This shows that a log-normal distribution is an excellent description of

Finally, it is interesting to briefly discuss the practical implications of the statistical treatment of urban indicators developed here. Quantitative knowledge of the distribution of indicators for a given population size allows us to make predictions e.g. for the homicide rate of a particular place with quantified levels of uncertainty. The approach developed here takes into account only data aggregated over a time period, usually a year. However we know in addition that there is also considerable predictability for urban indicators of the same city across time. Thus, we expect that the future combination of these two elements will yield a procedure to make better predictions of future indicators for specific places with quantified uncertainty. This ability will also allow the detection of exceptional events as statistical anomalies in urban indicators. We hope therefore that our growing quantitative understanding of cities and urban systems throughout the world will provide the basis for the development of a predictive science of cities that will help inform more effective policy in an increasingly urbanized world.

Homicides are defined as deaths caused by other persons, intentionally or not. Data for Colombia is available online at the National Institute of Legal Medicine and Forensic Sciences (

Best fits (dashed red line) of the form

We adopted standard definitions of metropolitan areas available at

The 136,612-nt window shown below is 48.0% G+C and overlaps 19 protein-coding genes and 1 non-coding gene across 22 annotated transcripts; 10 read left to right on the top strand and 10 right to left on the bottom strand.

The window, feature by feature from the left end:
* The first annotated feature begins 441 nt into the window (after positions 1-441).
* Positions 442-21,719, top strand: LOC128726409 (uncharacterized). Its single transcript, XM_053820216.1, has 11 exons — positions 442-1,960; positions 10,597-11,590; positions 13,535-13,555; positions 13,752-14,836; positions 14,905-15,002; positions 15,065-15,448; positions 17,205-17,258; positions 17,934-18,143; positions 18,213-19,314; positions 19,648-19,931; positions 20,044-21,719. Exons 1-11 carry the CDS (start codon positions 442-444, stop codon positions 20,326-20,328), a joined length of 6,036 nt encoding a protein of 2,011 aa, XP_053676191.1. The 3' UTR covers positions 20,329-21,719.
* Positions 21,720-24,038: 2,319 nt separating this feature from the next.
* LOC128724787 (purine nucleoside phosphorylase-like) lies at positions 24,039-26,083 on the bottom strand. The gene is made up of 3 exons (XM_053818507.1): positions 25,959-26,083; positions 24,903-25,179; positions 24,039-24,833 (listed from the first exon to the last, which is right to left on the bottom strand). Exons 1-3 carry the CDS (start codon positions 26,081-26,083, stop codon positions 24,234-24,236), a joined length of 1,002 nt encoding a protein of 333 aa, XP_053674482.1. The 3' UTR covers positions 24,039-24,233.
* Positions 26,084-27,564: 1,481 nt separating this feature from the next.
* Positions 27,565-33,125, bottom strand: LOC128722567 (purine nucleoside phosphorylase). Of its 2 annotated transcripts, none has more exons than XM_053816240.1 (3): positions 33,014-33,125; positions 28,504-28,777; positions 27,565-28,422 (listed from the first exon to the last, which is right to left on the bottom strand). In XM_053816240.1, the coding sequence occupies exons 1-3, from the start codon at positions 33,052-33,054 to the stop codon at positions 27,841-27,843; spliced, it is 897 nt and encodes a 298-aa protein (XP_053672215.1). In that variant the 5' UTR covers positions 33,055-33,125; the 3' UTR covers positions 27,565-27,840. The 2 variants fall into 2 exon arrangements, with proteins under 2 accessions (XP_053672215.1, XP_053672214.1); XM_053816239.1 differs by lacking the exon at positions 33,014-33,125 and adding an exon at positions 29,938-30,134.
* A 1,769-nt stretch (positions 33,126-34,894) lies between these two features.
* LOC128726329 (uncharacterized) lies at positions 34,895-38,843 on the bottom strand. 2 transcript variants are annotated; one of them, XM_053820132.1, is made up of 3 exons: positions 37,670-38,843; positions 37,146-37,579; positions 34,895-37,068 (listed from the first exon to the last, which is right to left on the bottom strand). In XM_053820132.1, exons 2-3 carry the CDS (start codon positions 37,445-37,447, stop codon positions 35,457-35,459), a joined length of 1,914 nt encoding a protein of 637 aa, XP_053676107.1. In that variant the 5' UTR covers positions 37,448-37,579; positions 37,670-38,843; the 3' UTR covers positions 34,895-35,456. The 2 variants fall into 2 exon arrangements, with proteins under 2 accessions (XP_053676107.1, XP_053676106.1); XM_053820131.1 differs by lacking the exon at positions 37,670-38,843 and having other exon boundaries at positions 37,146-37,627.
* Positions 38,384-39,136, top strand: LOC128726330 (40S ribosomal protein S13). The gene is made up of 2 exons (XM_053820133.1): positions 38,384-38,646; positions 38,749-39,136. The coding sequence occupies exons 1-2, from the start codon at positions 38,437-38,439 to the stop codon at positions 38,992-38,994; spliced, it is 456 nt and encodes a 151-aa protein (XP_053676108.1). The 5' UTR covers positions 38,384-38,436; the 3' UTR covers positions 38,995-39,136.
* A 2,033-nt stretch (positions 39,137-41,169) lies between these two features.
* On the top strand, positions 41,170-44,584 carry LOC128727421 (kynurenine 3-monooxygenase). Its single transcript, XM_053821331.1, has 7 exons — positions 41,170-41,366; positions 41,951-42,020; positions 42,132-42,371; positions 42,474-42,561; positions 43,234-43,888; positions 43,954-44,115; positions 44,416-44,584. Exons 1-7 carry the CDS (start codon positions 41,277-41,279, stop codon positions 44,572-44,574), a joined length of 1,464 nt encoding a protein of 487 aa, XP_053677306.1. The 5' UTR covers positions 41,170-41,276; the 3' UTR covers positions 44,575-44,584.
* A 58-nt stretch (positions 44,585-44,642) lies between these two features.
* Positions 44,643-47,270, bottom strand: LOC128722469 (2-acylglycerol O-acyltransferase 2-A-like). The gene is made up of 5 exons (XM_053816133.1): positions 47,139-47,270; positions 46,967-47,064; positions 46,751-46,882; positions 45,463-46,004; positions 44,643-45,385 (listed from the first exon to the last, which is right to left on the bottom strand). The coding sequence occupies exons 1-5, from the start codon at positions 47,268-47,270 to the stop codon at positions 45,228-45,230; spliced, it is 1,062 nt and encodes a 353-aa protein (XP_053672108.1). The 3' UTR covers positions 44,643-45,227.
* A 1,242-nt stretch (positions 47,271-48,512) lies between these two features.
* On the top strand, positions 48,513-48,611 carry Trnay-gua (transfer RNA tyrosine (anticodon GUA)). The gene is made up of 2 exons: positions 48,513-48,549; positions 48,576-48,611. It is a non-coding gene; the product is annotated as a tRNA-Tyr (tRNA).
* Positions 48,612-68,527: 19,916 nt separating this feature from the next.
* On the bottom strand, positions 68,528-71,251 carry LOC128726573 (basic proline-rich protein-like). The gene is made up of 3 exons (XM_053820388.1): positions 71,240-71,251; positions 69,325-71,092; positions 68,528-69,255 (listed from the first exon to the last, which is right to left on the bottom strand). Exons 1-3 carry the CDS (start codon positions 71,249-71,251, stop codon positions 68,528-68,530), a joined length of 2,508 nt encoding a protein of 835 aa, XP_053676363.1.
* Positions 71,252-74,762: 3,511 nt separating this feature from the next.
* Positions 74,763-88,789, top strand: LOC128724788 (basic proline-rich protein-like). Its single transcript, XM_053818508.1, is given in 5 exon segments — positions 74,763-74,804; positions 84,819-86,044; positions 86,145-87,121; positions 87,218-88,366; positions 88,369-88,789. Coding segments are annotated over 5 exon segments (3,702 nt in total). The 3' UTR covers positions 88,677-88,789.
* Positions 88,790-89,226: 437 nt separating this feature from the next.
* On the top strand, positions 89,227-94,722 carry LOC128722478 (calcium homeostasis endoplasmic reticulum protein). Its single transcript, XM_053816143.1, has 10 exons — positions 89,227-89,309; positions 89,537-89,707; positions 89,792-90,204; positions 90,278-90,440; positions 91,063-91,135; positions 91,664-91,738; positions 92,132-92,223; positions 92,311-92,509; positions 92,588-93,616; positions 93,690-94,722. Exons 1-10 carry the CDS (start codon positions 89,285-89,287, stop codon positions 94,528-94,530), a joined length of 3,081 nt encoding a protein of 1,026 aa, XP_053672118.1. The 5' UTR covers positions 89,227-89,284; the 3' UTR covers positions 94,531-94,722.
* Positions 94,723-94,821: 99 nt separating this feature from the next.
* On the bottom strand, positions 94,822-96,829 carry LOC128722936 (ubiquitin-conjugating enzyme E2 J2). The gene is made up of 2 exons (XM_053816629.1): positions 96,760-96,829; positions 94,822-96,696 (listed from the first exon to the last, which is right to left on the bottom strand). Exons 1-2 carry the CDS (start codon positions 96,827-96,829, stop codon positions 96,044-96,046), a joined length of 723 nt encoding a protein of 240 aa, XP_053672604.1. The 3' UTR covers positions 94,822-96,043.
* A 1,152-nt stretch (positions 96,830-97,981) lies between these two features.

Reference

Because we are interested in the regime of small numbers where the number of homicides

If we let

A numerical estimation of

A rigorous procedure to estimate these parameters from the data, estimate the error and determine its scaling properties is part of future work.

We test the log-normal distribution as a description of

Maximum likelihood estimations of

Error bars represent plus and minus one standard deviation about the average.

The fits were performed using a Levenberg-Marquardt algorithm, which minimizes the sum of least squares of a set of non-linear equations, weighting every point by its error. The function to minimize with respect to vector parameter

Here we give additional details of the calculations leading to Eq.(22). First, we write

For simplicity of notation, we drop the subscript in

We can now complete the square and re-arrange terms to obtain.

Now, we see that the term inside the integral is a log-normal distribution, integrated over its entire domain. Consequently, the integral is a constant, regardless of the form of

This relationship can also be derived in a more straightforward way under the assumptions that i) a power-law distribution for

We thank Jose Lobo and Geoffrey West for discussions and for comments on the manuscript. We thank Diego Valle for data on homicides for Mexican municipalities and for useful discussions. We also acknowledge Jesse Taylor for helpful comments and suggestions, and Maria Jose Uribe for discussions and for providing us help with the Colombian data.